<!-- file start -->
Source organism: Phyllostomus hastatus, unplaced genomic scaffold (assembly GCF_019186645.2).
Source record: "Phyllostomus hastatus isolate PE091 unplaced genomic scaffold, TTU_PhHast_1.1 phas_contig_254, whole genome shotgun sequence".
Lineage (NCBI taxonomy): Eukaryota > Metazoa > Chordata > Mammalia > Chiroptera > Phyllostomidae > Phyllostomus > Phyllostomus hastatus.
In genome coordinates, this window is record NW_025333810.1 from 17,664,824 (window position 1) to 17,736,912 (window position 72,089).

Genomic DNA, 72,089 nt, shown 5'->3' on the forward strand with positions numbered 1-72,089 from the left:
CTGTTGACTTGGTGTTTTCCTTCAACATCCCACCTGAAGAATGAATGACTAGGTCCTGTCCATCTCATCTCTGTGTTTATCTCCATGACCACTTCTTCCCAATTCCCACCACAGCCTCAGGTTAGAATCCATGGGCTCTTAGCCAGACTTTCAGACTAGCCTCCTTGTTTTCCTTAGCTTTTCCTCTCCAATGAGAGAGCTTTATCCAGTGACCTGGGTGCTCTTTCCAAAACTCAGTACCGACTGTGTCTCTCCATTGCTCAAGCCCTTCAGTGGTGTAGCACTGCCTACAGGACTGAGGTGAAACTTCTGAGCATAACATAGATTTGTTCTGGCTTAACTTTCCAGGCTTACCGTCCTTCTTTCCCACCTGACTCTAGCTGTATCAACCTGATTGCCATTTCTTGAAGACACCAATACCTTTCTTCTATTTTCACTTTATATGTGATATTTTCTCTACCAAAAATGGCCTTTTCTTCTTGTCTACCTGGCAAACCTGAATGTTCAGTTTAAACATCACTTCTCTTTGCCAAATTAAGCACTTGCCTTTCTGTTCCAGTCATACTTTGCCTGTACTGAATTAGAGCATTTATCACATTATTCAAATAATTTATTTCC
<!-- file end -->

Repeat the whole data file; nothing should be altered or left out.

Source organism: Phyllostomus hastatus, unplaced genomic scaffold (assembly GCF_019186645.2).
Source record: "Phyllostomus hastatus isolate PE091 unplaced genomic scaffold, TTU_PhHast_1.1 phas_contig_254, whole genome shotgun sequence".
Lineage (NCBI taxonomy): Eukaryota > Metazoa > Chordata > Mammalia > Chiroptera > Phyllostomidae > Phyllostomus > Phyllostomus hastatus.
In genome coordinates, this window is record NW_025333810.1 from 17,664,824 (window position 1) to 17,736,912 (window position 72,089).

Genomic DNA, 72,089 nt, shown 5'->3' on the forward strand with positions numbered 1-72,089 from the left:
CTGTTGACTTGGTGTTTTCCTTCAACATCCCACCTGAAGAATGAATGACTAGGTCCTGTCCATCTCATCTCTGTGTTTATCTCCATGACCACTTCTTCCCAATTCCCACCACAGCCTCAGGTTAGAATCCATGGGCTCTTAGCCAGACTTTCAGACTAGCCTCCTTGTTTTCCTTAGCTTTTCCTCTCCAATGAGAGAGCTTTATCCAGTGACCTGGGTGCTCTTTCCAAAACTCAGTACCGACTGTGTCTCTCCATTGCTCAAGCCCTTCAGTGGTGTAGCACTGCCTACAGGACTGAGGTGAAACTTCTGAGCATAACATAGATTTGTTCTGGCTTAACTTTCCAGGCTTACCGTCCTTCTTTCCCACCTGACTCTAGCTGTATCAACCTGATTGCCATTTCTTGAAGACACCAATACCTTTCTTCTATTTTCACTTTATATGTGATATTTTCTCTACCAAAAATGGCCTTTTCTTCTTGTCTACCTGGCAAACCTGAATGTTCAGTTTAAACATCACTTCTCTTTGCCAAATTAAGCACTTGCCTTTCTGTTCCAGTCATACTTTGCCTGTACTGAATTAGAGCATTTATCACATTATTCAAATAATTTATTTCC